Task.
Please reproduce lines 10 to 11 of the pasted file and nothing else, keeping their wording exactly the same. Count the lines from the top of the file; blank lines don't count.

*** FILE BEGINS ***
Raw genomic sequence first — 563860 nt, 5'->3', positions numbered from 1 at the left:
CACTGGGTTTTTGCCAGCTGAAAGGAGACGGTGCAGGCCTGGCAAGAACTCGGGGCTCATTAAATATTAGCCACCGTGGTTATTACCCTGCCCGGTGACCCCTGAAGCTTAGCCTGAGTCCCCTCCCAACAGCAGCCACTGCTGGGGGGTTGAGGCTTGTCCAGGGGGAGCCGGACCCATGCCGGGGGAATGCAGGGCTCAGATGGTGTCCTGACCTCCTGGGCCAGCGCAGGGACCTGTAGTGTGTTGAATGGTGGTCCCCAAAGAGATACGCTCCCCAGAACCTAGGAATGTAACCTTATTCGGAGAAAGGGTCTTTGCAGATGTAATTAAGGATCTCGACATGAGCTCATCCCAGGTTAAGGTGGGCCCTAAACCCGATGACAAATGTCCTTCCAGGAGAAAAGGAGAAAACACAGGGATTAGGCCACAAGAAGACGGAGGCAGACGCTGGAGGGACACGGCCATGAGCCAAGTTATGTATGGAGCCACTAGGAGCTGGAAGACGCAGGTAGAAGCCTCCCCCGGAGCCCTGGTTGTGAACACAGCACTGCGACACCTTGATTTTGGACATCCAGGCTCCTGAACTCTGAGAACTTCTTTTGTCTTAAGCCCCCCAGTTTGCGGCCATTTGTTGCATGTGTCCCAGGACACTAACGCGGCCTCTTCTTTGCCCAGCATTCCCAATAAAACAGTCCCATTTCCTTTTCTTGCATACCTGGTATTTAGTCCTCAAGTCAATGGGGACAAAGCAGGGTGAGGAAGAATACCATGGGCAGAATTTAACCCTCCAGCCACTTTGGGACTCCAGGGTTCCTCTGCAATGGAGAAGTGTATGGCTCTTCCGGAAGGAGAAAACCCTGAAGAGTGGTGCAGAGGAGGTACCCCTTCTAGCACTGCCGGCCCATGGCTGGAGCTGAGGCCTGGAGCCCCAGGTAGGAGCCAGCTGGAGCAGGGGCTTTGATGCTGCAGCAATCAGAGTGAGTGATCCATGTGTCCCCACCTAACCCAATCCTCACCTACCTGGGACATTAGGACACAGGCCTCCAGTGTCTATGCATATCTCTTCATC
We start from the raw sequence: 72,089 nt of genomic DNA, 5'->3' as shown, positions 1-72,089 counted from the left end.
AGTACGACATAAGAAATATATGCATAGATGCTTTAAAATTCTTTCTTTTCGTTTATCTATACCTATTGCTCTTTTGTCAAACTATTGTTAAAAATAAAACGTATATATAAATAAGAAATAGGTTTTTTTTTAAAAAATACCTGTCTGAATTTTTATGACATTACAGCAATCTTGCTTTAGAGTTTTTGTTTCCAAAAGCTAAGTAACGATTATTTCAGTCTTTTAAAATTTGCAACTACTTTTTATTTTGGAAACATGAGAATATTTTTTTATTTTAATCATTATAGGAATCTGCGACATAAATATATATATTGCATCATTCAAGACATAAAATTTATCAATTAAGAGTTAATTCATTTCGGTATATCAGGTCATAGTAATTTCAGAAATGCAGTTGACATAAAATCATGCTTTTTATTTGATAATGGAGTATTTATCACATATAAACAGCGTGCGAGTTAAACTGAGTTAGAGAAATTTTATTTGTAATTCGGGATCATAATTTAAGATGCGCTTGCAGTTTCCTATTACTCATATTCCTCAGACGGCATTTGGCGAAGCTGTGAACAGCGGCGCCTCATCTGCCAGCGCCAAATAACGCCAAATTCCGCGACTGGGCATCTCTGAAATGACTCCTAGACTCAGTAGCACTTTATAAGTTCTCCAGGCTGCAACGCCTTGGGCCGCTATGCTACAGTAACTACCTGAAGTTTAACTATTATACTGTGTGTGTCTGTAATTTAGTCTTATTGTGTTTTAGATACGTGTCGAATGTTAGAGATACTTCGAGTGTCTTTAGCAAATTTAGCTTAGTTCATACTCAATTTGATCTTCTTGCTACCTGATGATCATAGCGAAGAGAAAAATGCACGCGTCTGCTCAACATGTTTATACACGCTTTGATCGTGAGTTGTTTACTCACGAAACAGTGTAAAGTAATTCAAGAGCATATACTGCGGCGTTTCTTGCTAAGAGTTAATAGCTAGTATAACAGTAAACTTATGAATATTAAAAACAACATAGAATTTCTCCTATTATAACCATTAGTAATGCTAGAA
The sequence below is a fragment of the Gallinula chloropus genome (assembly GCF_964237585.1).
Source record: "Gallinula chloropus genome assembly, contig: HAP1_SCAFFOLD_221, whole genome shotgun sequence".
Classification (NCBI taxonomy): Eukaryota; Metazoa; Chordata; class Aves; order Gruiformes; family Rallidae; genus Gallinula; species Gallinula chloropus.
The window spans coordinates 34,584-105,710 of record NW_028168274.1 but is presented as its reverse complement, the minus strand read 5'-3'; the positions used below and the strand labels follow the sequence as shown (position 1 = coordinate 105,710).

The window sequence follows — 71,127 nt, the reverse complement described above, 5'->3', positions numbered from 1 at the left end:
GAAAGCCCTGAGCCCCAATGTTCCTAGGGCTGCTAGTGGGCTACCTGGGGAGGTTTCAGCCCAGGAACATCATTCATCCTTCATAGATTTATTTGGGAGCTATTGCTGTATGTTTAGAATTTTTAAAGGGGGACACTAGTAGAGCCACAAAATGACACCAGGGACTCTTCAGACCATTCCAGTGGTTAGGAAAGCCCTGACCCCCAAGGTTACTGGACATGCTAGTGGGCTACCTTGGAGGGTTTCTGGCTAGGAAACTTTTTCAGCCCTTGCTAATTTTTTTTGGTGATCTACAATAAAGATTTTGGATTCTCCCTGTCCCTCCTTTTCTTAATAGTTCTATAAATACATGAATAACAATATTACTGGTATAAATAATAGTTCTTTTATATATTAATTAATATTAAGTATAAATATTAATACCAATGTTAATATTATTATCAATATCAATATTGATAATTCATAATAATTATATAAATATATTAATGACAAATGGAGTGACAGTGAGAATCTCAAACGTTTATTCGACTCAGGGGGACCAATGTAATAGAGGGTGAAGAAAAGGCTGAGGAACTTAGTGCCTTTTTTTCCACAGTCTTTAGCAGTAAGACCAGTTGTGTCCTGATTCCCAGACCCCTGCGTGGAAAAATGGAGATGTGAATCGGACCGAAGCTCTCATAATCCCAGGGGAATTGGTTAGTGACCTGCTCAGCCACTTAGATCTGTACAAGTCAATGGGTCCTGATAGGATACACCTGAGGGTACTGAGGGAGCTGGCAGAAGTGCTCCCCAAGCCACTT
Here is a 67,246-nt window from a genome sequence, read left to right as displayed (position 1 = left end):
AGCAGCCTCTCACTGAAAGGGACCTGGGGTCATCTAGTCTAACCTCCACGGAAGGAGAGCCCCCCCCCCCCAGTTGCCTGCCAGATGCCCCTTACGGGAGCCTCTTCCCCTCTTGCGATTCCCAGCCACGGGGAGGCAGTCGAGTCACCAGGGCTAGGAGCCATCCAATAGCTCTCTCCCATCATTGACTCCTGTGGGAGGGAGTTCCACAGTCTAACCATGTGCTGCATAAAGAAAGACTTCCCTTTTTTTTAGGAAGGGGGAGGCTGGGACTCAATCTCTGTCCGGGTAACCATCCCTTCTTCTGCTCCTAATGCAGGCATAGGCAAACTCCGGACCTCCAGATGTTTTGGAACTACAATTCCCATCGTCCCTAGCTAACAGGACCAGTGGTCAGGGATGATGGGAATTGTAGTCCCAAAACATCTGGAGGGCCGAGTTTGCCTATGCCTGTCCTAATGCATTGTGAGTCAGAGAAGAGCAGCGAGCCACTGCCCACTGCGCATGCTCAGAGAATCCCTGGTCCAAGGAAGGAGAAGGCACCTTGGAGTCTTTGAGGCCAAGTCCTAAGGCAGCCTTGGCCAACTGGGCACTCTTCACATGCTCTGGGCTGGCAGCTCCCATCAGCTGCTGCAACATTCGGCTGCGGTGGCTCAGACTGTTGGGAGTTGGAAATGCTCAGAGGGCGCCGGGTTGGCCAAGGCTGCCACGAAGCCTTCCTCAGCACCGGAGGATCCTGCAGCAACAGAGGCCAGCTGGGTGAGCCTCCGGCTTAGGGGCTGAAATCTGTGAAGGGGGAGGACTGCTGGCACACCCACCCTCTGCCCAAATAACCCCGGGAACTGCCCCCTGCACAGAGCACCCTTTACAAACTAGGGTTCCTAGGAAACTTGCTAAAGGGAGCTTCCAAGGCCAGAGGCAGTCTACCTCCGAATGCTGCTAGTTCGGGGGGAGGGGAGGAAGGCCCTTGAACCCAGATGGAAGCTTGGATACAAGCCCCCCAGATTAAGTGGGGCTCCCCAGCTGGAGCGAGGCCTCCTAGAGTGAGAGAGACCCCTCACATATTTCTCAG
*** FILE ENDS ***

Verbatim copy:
GAAAGCCCTGAGCCCCAATGTTCCTAGGGCTGCTAGTGGGCTACCTGGGGAGGTTTCAGCCCAGGAACATCATTCATCCTTCATAGATTTATTTGGGAGCTATTGCTGTATGTTTAGAATTTTTAAAGGGGGACACTAGTAGAGCCACAAAATGACACCAGGGACTCTTCAGACCATTCCAGTGGTTAGGAAAGCCCTGACCCCCAAGGTTACTGGACATGCTAGTGGGCTACCTTGGAGGGTTTCTGGCTAGGAAACTTTTTCAGCCCTTGCTAATTTTTTTTGGTGATCTACAATAAAGATTTTGGATTCTCCCTGTCCCTCCTTTTCTTAATAGTTCTATAAATACATGAATAACAATATTACTGGTATAAATAATAGTTCTTTTATATATTAATTAATATTAAGTATAAATATTAATACCAATGTTAATATTATTATCAATATCAATATTGATAATTCATAATAATTATATAAATATATTAATGACAAATGGAGTGACAGTGAGAATCTCAAACGTTTATTCGACTCAGGGGGACCAATGTAATAGAGGGTGAAGAAAAGGCTGAGGAACTTAGTGCCTTTTTTTCCACAGTCTTTAGCAGTAAGACCAGTTGTGTCCTGATTCCCAGACCCCTGCGTGGAAAAATGGAGATGTGAATCGGACCGAAGCTCTCATAATCCCAGGGGAATTGGTTAGTGACCTGCTCAGCCACTTAGATCTGTACAAGTCAATGGGTCCTGATAGGATACACCTGAGGGTACTGAGGGAGCTGGCAGAAGTGCTCCCCAAGCCACTT
Here is a 67,246-nt window from a genome sequence, read left to right as displayed (position 1 = left end):